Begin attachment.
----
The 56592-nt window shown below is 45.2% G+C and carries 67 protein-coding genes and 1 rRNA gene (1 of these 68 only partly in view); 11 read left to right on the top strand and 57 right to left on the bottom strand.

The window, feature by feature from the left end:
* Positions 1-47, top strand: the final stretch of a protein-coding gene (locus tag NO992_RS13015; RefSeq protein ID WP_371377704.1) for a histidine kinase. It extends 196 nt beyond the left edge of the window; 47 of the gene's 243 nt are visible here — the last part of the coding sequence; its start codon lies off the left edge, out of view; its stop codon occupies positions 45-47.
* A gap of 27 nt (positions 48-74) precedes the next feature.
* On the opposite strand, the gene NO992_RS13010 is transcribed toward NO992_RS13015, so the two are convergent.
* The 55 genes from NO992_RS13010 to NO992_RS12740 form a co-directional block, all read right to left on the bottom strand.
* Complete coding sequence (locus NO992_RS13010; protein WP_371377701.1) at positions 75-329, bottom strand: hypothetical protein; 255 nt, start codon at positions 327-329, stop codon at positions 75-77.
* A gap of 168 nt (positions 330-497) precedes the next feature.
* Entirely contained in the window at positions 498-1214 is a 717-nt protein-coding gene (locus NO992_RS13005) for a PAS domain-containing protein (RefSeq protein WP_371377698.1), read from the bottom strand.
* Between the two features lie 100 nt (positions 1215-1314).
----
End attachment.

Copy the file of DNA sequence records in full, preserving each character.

The 56592-nt window shown below is 45.2% G+C and carries 67 protein-coding genes and 1 rRNA gene (1 of these 68 only partly in view); 11 read left to right on the top strand and 57 right to left on the bottom strand.

The window, feature by feature from the left end:
* Positions 1-47, top strand: the final stretch of a protein-coding gene (locus tag NO992_RS13015; RefSeq protein ID WP_371377704.1) for a histidine kinase. It extends 196 nt beyond the left edge of the window; 47 of the gene's 243 nt are visible here — the last part of the coding sequence; its start codon lies off the left edge, out of view; its stop codon occupies positions 45-47.
* A gap of 27 nt (positions 48-74) precedes the next feature.
* On the opposite strand, the gene NO992_RS13010 is transcribed toward NO992_RS13015, so the two are convergent.
* The 55 genes from NO992_RS13010 to NO992_RS12740 form a co-directional block, all read right to left on the bottom strand.
* Complete coding sequence (locus NO992_RS13010; protein WP_371377701.1) at positions 75-329, bottom strand: hypothetical protein; 255 nt, start codon at positions 327-329, stop codon at positions 75-77.
* A gap of 168 nt (positions 330-497) precedes the next feature.
* Entirely contained in the window at positions 498-1214 is a 717-nt protein-coding gene (locus NO992_RS13005) for a PAS domain-containing protein (RefSeq protein WP_371377698.1), read from the bottom strand.
* Between the two features lie 100 nt (positions 1215-1314).